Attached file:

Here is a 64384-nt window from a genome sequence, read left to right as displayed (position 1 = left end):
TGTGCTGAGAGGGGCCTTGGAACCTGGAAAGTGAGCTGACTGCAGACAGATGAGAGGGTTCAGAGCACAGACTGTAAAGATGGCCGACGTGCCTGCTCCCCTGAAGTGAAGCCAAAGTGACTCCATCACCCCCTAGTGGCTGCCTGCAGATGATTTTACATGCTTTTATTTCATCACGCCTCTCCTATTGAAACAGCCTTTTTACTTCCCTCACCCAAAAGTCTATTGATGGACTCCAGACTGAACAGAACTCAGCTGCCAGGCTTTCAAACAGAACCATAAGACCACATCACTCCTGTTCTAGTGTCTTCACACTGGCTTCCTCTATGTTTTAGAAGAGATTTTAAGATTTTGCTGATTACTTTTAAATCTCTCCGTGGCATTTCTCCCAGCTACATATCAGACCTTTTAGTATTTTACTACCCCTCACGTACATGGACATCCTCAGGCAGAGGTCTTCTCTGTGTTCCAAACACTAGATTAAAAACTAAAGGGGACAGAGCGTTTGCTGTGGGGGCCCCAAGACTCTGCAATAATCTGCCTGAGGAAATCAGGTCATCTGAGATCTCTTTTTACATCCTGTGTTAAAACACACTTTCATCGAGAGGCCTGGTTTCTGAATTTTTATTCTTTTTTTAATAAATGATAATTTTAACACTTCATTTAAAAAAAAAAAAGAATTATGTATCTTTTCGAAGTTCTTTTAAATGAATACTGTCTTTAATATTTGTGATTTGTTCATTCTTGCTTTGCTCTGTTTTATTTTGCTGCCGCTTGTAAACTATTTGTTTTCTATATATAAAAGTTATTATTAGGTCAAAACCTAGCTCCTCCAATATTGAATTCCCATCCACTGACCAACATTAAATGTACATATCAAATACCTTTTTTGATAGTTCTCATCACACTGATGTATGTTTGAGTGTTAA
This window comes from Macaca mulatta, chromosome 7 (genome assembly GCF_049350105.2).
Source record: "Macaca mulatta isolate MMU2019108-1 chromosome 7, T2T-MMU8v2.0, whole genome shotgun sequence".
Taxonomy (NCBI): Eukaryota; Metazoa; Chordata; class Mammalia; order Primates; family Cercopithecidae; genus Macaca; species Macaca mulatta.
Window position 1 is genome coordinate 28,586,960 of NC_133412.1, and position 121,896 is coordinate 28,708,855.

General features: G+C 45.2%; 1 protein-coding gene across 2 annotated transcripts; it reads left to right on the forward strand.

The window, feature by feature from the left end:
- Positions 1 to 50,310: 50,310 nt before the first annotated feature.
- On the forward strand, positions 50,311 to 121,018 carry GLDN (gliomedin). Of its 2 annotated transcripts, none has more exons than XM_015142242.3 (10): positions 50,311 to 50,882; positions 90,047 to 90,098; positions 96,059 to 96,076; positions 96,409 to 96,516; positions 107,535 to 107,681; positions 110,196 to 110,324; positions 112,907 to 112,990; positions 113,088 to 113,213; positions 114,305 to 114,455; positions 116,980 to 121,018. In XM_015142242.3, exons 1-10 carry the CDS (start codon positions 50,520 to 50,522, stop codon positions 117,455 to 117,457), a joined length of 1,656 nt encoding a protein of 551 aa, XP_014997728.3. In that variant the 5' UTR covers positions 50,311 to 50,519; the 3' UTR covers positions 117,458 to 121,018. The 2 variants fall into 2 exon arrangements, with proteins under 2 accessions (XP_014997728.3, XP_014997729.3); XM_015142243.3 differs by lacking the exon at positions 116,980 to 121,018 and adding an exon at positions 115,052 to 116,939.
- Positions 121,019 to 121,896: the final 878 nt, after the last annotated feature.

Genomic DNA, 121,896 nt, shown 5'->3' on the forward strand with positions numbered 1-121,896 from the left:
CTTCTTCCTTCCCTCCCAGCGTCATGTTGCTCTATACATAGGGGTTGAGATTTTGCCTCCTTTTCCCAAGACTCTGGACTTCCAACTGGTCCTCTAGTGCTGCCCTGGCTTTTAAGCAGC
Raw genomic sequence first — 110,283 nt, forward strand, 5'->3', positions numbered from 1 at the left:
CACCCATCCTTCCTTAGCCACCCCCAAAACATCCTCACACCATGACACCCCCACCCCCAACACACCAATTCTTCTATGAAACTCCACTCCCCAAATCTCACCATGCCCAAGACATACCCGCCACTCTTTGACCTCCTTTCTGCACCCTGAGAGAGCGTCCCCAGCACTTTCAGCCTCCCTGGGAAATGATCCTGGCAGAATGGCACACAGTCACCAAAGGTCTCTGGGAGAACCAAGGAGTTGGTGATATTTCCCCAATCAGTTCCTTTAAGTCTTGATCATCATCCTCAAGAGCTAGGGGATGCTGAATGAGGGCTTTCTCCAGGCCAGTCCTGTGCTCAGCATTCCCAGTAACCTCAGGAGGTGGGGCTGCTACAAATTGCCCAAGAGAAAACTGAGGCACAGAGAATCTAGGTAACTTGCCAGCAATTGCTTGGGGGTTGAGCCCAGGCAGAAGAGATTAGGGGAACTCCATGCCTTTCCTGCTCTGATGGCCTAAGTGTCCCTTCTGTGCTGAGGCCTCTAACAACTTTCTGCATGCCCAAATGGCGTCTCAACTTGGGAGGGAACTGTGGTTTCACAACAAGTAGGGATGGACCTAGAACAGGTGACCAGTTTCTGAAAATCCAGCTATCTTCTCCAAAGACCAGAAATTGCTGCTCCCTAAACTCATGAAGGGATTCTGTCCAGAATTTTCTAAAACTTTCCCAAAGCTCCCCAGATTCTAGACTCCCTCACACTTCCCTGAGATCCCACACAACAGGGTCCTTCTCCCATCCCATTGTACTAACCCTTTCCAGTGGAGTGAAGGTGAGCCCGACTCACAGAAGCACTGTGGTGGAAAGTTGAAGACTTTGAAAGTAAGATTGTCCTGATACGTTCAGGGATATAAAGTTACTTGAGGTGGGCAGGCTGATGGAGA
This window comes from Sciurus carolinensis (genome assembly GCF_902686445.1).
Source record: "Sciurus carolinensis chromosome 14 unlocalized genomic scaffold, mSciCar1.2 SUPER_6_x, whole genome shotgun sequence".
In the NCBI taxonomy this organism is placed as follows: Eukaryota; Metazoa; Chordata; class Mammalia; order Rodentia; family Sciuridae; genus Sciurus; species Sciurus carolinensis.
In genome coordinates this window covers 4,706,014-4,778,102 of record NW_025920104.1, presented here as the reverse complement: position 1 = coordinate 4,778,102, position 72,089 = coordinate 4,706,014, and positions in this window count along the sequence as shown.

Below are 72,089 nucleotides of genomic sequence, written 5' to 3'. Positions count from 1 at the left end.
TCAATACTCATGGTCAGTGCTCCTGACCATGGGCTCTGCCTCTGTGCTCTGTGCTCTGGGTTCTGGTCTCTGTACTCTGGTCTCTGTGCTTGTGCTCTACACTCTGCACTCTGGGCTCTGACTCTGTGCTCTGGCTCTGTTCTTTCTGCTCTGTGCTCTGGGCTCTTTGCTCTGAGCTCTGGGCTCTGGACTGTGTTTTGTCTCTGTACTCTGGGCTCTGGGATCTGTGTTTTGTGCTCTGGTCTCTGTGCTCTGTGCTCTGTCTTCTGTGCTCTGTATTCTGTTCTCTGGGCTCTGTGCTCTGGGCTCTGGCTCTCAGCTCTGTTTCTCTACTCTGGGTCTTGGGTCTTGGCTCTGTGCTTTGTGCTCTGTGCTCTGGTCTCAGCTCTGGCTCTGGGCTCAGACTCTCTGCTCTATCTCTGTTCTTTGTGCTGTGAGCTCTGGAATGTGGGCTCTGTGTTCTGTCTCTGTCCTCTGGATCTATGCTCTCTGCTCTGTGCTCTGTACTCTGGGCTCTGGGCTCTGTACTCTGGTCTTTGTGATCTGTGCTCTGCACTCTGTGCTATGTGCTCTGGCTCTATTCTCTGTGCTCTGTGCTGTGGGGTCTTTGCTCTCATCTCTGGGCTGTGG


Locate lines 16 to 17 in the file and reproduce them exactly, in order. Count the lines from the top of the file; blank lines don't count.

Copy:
This window comes from Sciurus carolinensis (genome assembly GCF_902686445.1).
Source record: "Sciurus carolinensis chromosome 14 unlocalized genomic scaffold, mSciCar1.2 SUPER_6_x, whole genome shotgun sequence".